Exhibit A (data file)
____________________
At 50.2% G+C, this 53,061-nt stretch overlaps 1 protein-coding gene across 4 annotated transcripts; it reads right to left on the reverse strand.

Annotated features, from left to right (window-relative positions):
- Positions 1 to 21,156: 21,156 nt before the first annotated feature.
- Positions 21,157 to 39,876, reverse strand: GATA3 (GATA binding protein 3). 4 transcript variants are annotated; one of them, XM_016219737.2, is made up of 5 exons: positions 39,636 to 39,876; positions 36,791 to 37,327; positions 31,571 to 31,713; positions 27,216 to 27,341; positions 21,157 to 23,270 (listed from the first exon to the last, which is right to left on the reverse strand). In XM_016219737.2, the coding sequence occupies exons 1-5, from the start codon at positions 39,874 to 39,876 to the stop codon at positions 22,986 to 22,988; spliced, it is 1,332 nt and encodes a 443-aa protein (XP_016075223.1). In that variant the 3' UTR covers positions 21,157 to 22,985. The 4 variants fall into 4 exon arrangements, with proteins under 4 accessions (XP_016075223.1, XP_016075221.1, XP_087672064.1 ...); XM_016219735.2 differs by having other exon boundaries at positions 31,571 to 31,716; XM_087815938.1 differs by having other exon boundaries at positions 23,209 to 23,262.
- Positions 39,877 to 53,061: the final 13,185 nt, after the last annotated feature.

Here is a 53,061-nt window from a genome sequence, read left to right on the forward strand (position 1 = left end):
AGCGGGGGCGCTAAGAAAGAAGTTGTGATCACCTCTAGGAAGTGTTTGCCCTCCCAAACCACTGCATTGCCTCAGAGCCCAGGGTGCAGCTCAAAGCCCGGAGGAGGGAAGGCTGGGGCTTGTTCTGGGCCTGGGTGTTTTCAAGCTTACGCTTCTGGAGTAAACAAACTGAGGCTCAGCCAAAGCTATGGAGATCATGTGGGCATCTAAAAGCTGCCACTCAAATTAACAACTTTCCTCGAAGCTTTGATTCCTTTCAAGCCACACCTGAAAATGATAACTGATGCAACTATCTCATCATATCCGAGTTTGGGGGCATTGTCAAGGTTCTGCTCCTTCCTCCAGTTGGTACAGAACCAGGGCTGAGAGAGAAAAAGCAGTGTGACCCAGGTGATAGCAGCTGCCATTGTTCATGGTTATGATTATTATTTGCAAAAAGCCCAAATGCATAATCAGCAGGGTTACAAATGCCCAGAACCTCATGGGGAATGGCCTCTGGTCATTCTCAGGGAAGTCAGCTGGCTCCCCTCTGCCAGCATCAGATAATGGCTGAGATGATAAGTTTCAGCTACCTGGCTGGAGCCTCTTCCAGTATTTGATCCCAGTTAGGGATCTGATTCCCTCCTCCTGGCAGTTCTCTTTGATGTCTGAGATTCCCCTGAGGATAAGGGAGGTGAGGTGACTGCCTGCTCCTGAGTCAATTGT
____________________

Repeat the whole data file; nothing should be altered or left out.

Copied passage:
At 50.2% G+C, this 53,061-nt stretch overlaps 1 protein-coding gene across 4 annotated transcripts; it reads right to left on the reverse strand.

Annotated features, from left to right (window-relative positions):
- Positions 1 to 21,156: 21,156 nt before the first annotated feature.
- Positions 21,157 to 39,876, reverse strand: GATA3 (GATA binding protein 3). 4 transcript variants are annotated; one of them, XM_016219737.2, is made up of 5 exons: positions 39,636 to 39,876; positions 36,791 to 37,327; positions 31,571 to 31,713; positions 27,216 to 27,341; positions 21,157 to 23,270 (listed from the first exon to the last, which is right to left on the reverse strand). In XM_016219737.2, the coding sequence occupies exons 1-5, from the start codon at positions 39,874 to 39,876 to the stop codon at positions 22,986 to 22,988; spliced, it is 1,332 nt and encodes a 443-aa protein (XP_016075223.1). In that variant the 3' UTR covers positions 21,157 to 22,985. The 4 variants fall into 4 exon arrangements, with proteins under 4 accessions (XP_016075223.1, XP_016075221.1, XP_087672064.1 ...); XM_016219735.2 differs by having other exon boundaries at positions 31,571 to 31,716; XM_087815938.1 differs by having other exon boundaries at positions 23,209 to 23,262.
- Positions 39,877 to 53,061: the final 13,185 nt, after the last annotated feature.

Here is a 53,061-nt window from a genome sequence, read left to right on the forward strand (position 1 = left end):
AGCGGGGGCGCTAAGAAAGAAGTTGTGATCACCTCTAGGAAGTGTTTGCCCTCCCAAACCACTGCATTGCCTCAGAGCCCAGGGTGCAGCTCAAAGCCCGGAGGAGGGAAGGCTGGGGCTTGTTCTGGGCCTGGGTGTTTTCAAGCTTACGCTTCTGGAGTAAACAAACTGAGGCTCAGCCAAAGCTATGGAGATCATGTGGGCATCTAAAAGCTGCCACTCAAATTAACAACTTTCCTCGAAGCTTTGATTCCTTTCAAGCCACACCTGAAAATGATAACTGATGCAACTATCTCATCATATCCGAGTTTGGGGGCATTGTCAAGGTTCTGCTCCTTCCTCCAGTTGGTACAGAACCAGGGCTGAGAGAGAAAAAGCAGTGTGACCCAGGTGATAGCAGCTGCCATTGTTCATGGTTATGATTATTATTTGCAAAAAGCCCAAATGCATAATCAGCAGGGTTACAAATGCCCAGAACCTCATGGGGAATGGCCTCTGGTCATTCTCAGGGAAGTCAGCTGGCTCCCCTCTGCCAGCATCAGATAATGGCTGAGATGATAAGTTTCAGCTACCTGGCTGGAGCCTCTTCCAGTATTTGATCCCAGTTAGGGATCTGATTCCCTCCTCCTGGCAGTTCTCTTTGATGTCTGAGATTCCCCTGAGGATAAGGGAGGTGAGGTGACTGCCTGCTCCTGAGTCAATTGT